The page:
Warm Bodies Review

Warm Bodies
By: Isaac Marion
Publisher: Random House Vintage (October 28th 2010)
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(from Goodreads)

‘R’ is a zombie. He has no name, no memories and no pulse, but he has dreams. He is a little different from his fellow Dead.

Amongst the ruins of an abandoned city, R meets a girl. Her name is Julie and she is the opposite of everything he knows – warm and bright and very much alive, she is a blast of colour in a dreary grey landscape. For reasons he can’t understand, R chooses to save Julie instead of eating her, and a tense yet strangely tender relationship begins.

This has never happened before. It breaks the rules and defies logic, but R is no longer content with life in the grave. He wants to breathe again, he wants to live, and Julie wants to help him. But their grim, rotting world won’t be changed without a fight…

My Rating
4 out of 5 stars

My Review

This book is a zombie love story. How original is that? It had a little bit of gore, and a lot of young romance. It kept me very entertained. I watched the movie after reading it and it changed my opinion slightly. The movie cut out some things from the book, and thinking back, those things (Zombie Marriage, um what?) were actually pretty dumb. Overall it was a good quick read, and an original story, but I don’t think I would read it again or read any other stories in the series.

About the Author
(from Goodreads)

Isaac Marion was born near Seattle in 1981 and has lived in and around that city ever since. He began writing in high school and self-published three novels before finally breaking through with Warm Bodies. He currently splits his time between writing more novels, playing obscure instruments in obscure bands, and exploring the country in his 1977 GMC motorhome.

The Vanishing Review

The Vanishing
By: Wendy Webb
Publisher: Hyperion (January 21, 2014)
Goodreads Page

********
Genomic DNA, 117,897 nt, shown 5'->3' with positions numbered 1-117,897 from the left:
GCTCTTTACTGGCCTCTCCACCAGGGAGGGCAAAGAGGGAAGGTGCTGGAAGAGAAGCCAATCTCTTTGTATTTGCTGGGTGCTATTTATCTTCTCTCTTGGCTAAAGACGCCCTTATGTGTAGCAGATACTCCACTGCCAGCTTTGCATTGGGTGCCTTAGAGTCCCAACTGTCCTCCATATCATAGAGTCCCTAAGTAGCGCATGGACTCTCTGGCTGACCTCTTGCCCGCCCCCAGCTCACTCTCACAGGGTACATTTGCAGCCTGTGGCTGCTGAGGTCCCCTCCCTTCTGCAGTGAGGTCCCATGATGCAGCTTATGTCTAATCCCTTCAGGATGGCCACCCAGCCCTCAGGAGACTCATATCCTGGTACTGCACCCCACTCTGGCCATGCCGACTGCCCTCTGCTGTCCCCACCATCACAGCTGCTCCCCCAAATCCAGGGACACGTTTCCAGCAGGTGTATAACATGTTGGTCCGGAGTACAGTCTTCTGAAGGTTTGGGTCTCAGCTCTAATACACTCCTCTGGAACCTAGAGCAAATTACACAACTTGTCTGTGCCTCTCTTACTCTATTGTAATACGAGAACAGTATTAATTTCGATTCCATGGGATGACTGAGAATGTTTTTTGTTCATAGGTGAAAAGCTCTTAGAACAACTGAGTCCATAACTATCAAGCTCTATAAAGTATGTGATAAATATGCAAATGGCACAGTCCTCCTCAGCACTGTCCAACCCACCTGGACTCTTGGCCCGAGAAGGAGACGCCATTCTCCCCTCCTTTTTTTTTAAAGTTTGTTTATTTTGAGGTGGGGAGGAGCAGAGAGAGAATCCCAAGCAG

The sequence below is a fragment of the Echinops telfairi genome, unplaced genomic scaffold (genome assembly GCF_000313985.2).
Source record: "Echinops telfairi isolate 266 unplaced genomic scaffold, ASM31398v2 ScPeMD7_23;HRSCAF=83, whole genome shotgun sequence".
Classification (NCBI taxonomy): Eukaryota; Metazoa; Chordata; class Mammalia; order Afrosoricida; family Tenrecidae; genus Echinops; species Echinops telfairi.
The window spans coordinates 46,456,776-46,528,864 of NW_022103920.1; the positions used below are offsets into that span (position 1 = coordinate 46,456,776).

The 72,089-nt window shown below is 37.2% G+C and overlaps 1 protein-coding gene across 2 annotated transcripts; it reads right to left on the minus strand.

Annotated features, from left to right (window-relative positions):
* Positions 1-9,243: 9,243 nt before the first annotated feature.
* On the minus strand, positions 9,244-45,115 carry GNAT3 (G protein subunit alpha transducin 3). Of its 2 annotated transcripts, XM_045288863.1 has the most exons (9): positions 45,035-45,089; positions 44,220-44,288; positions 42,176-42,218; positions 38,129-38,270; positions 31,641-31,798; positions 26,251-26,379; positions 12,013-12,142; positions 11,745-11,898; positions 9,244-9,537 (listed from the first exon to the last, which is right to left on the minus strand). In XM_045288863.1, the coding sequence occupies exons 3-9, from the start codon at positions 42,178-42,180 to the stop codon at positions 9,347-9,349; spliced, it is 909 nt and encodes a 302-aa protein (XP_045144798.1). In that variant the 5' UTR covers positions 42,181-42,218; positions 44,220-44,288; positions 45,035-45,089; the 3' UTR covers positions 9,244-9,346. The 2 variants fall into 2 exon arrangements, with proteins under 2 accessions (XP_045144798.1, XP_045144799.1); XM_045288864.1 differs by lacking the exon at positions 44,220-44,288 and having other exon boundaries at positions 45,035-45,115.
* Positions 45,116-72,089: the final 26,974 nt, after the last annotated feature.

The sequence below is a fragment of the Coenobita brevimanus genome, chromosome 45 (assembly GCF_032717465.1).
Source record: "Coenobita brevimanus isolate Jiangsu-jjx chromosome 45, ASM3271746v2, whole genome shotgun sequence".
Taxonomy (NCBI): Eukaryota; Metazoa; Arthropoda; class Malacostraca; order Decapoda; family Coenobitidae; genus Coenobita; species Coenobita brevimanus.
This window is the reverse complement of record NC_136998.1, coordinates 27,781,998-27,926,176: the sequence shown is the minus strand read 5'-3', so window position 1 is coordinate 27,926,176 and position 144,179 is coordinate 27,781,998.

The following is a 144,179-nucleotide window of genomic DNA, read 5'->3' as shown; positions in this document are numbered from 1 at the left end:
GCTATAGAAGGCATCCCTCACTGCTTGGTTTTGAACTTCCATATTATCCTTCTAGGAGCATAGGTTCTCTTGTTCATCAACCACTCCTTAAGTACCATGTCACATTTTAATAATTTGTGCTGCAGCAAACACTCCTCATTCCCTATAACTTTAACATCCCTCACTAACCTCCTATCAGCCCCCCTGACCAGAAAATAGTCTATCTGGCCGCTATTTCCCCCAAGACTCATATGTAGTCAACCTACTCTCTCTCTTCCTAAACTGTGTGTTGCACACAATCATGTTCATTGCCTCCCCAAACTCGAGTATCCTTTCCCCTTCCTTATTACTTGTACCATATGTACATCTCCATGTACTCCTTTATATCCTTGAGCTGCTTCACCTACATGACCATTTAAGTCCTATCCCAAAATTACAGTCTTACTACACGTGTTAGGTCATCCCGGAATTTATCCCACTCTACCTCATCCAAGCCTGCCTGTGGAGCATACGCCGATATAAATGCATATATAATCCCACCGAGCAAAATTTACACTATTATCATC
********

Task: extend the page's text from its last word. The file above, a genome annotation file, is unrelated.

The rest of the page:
Amazon Link

(from Goodreads)

Recently widowed and rendered penniless by her Ponzi-scheming husband, Julia Bishop is eager to start anew. So when a stranger appears on her doorstep with a job offer, she finds herself accepting the mysterious yet unique position: caretaker to his mother, Amaris Sinclair, the famous and rather eccentric horror novelist whom Julia has always admired…and who the world believes is dead.

When she arrives at the Sinclairs’ enormous estate on Lake Superior, Julia begins to suspect that there may be sinister undercurrents to her “too-good-to-be-true” position. As Julia delves into the reasons of why Amaris chose to abandon her successful writing career and withdraw from the public eye, her search leads to unsettling connections to her own family tree, making her wonder why she really was invited to Havenwood in the first place, and what monstrous secrets are still held prisoner within its walls.

My Rating
3 out of 5 stars

My Review

I won a free copy of this book through Goodreads First Reads.

This is about a woman who is invited to live at an old mansion in the snow covered forest of Minnesota near Lake Superior. The setting was fantastic (Lake Superior is definitely the Greatest Lake) and I loved imagining the mansion surrounded by snow and woods.

This book totally hooked me and I had trouble putting it down. Page after page, almost right up to the last one, I was excited to see what came next. The build up was sort of a psychological thriller, in that sometimes I wasn’t sure if it was a ghost story, or if it was all in the main character’s head.

As the remaining pages dwindled, and the mystery had not yet been solved, I grew concerned over whether it would be solved at all. Then, suddenly, the mystery was revealed and resolved and the book was over. It left me scratching my head, wondering how everything was tidied up so quickly. It took the entire book for the main character to figure out what was going on and only a few pages to fix it? That doesn’t make sense to me.

Then there’s the epilogue, which throws the ending out the window so that now I don’t know what was going on during the whole story.

Overall it was well written and an enjoyable read, but a frustrating ending.

About the Author
(from Goodreads)

WENDY WEBB’s novels are mysteries about long-buried family secrets, set in big, old haunted houses on the Great Lakes.

A longtime journalist, Wendy lives in Minnesota.